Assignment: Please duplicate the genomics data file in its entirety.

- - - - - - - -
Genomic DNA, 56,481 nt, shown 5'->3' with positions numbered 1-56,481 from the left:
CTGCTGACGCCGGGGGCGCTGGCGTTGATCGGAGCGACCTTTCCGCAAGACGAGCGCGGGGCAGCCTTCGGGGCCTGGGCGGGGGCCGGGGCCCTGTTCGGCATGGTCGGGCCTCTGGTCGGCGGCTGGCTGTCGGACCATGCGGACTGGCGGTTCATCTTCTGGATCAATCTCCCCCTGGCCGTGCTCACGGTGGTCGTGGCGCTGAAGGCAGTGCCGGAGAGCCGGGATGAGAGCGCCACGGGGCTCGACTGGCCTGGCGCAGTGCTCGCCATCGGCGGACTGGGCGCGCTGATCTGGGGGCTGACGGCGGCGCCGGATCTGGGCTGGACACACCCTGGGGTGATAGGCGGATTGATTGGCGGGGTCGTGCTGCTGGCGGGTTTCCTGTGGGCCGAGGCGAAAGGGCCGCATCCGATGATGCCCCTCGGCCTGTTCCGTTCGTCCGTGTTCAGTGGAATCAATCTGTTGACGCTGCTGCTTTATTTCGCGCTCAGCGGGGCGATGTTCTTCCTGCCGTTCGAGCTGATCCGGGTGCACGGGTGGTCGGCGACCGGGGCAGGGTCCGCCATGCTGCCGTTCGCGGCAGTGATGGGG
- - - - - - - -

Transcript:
Genomic DNA, 56,481 nt, shown 5'->3' with positions numbered 1-56,481 from the left:
CTGCTGACGCCGGGGGCGCTGGCGTTGATCGGAGCGACCTTTCCGCAAGACGAGCGCGGGGCAGCCTTCGGGGCCTGGGCGGGGGCCGGGGCCCTGTTCGGCATGGTCGGGCCTCTGGTCGGCGGCTGGCTGTCGGACCATGCGGACTGGCGGTTCATCTTCTGGATCAATCTCCCCCTGGCCGTGCTCACGGTGGTCGTGGCGCTGAAGGCAGTGCCGGAGAGCCGGGATGAGAGCGCCACGGGGCTCGACTGGCCTGGCGCAGTGCTCGCCATCGGCGGACTGGGCGCGCTGATCTGGGGGCTGACGGCGGCGCCGGATCTGGGCTGGACACACCCTGGGGTGATAGGCGGATTGATTGGCGGGGTCGTGCTGCTGGCGGGTTTCCTGTGGGCCGAGGCGAAAGGGCCGCATCCGATGATGCCCCTCGGCCTGTTCCGTTCGTCCGTGTTCAGTGGAATCAATCTGTTGACGCTGCTGCTTTATTTCGCGCTCAGCGGGGCGATGTTCTTCCTGCCGTTCGAGCTGATCCGGGTGCACGGGTGGTCGGCGACCGGGGCAGGGTCCGCCATGCTGCCGTTCGCGGCAGTGATGGGG